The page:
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Daytona Beach International Airport (DAB) General Consulting Services

Kimley-Horn's aviation consultants worked to provide aviation on-call services for Daytona Beach International Airport and Volusia County

From 2011 to 2015, Kimley-Horn provided on-call services on an as-needed basis to Volusia County and Daytona Beach International Airport (DAB).

Daytona Beach International Airport is a county owned airport located three miles (5 km) southwest of Daytona Beach, next to Daytona International Speedway, in Volusia County, FL. The airport has 3 runways, a six-gate domestic terminal, and an international terminal.

Kimley-Horn provided a multitude of services for the County, including civil engineering, aviation planning, cost estimating, environmental, and project management. Among our specific assignments, the project tasks included preparing an ALP amendment, hangar feasibility analysis, airspace assessment for new developments, federal and state funding assistance and grant assurance, cargo facility analysis, pavement inspection, and strength analysis.

Other specific projects included:

The Kimley-Horn team is updating a section of the City of Daytona Beach Zoning Code to bring it up to date with both state and FAA regulations and guidance. The effort involves the review and refinement of the draft language concerning airspace protection and land use compatibility at the airport and how it affects the Daytona Speedway as well as the preparation of appropriate mapping to display certain zones requiring the submission of materials for a formal FAA review.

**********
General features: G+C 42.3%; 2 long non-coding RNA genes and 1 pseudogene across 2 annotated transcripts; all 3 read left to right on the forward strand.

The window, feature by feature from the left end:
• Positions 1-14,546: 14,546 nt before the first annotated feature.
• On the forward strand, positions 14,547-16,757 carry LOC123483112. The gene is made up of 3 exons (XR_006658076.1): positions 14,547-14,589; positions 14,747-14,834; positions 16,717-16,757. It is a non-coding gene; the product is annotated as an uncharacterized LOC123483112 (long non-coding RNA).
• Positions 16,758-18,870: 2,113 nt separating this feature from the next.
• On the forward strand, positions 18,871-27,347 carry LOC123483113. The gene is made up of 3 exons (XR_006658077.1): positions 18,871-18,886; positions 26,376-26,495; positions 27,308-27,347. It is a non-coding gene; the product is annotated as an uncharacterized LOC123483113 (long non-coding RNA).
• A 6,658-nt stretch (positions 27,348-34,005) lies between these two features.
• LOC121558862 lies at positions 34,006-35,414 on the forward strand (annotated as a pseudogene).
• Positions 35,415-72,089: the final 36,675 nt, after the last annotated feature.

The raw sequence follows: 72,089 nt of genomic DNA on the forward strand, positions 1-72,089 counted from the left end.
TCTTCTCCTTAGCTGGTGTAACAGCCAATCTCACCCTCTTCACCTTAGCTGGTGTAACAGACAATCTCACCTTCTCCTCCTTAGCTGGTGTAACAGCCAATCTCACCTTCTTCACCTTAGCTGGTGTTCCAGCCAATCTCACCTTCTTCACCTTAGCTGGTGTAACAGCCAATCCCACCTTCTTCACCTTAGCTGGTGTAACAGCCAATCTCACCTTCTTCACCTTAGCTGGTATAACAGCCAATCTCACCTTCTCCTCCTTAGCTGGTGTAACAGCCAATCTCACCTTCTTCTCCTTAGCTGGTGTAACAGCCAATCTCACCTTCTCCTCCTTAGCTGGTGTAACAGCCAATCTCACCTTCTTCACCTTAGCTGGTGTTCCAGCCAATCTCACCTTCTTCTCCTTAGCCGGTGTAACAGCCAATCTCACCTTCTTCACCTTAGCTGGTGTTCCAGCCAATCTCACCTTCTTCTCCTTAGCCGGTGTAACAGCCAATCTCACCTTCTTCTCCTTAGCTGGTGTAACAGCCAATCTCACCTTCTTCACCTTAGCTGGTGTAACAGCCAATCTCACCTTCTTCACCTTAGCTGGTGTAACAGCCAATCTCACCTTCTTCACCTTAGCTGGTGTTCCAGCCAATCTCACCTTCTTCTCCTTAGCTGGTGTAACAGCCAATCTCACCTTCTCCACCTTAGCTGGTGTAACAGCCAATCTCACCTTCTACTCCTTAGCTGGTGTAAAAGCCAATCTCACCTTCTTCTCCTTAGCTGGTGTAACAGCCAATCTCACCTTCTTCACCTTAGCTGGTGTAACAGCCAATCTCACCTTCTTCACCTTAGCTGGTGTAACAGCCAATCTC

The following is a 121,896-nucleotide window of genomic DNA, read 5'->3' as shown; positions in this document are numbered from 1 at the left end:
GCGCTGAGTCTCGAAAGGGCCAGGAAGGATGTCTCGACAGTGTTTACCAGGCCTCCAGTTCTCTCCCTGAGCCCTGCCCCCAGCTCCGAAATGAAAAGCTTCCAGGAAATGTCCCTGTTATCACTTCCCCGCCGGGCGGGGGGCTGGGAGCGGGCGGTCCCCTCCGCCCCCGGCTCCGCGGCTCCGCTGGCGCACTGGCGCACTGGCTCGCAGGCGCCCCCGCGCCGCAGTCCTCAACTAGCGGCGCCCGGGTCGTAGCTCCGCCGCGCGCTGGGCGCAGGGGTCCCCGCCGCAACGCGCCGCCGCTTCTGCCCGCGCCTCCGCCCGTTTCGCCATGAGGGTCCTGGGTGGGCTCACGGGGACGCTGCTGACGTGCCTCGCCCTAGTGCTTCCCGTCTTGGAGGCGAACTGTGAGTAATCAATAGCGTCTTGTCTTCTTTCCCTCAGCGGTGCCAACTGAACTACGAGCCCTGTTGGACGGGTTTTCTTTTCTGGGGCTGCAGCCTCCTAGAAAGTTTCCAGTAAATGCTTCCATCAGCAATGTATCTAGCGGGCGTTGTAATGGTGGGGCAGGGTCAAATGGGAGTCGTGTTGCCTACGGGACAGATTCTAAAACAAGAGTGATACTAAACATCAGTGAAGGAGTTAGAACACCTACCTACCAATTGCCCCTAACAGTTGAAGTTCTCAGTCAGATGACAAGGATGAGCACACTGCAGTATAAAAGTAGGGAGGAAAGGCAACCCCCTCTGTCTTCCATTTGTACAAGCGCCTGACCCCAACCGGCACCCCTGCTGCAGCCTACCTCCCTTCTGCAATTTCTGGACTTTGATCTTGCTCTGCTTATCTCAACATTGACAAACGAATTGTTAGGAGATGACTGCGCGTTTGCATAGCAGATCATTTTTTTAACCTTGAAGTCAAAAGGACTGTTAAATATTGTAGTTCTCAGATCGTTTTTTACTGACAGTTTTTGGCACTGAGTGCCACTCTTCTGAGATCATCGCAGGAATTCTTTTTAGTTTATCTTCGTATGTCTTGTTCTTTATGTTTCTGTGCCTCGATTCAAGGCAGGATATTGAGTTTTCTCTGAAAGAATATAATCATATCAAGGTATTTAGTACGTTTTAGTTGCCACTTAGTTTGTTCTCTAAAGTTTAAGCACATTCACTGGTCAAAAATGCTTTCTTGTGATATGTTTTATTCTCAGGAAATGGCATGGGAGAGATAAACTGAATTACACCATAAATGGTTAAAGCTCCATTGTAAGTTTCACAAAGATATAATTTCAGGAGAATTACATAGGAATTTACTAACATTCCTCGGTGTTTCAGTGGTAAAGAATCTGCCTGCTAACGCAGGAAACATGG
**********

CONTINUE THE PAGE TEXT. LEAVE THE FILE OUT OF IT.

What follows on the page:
Taxiway W2 was designed to 420’ long extending from the centerline of R/W 16-34 to centerline of Taxiway W. The new pavement length is 314’. Taxiway E2 was designed at 400’ long extending from the centerline of R/W 16-34 to centerline of Taxiway E. The actual new pavement length is 305 feet. Taxiways W2 and E2 are 90 feet wide (due to tapers) and designed for standard ADG III aircraft. Volusia County desired to prevent incursions on Runway 7R-25L at the Daytona Beach International Airport caused by aircraft taxiing south on Taxiway W. Concepts for accomplishing this included signage modification at the intersection of Taxiway Whiskey and Taxiway Sierra and eliminating this hot spot, constructing a cutover Taxiway Y connecting Taxiway S and W, and relocating Taxiways W2 and E2.
Kimley-Horn provided design, permitting, and limited construction administration services for a 2,500-foot sanitary force main system connecting to the City of Daytona Beach force main with future aviation tenants on the southwest side of the airport.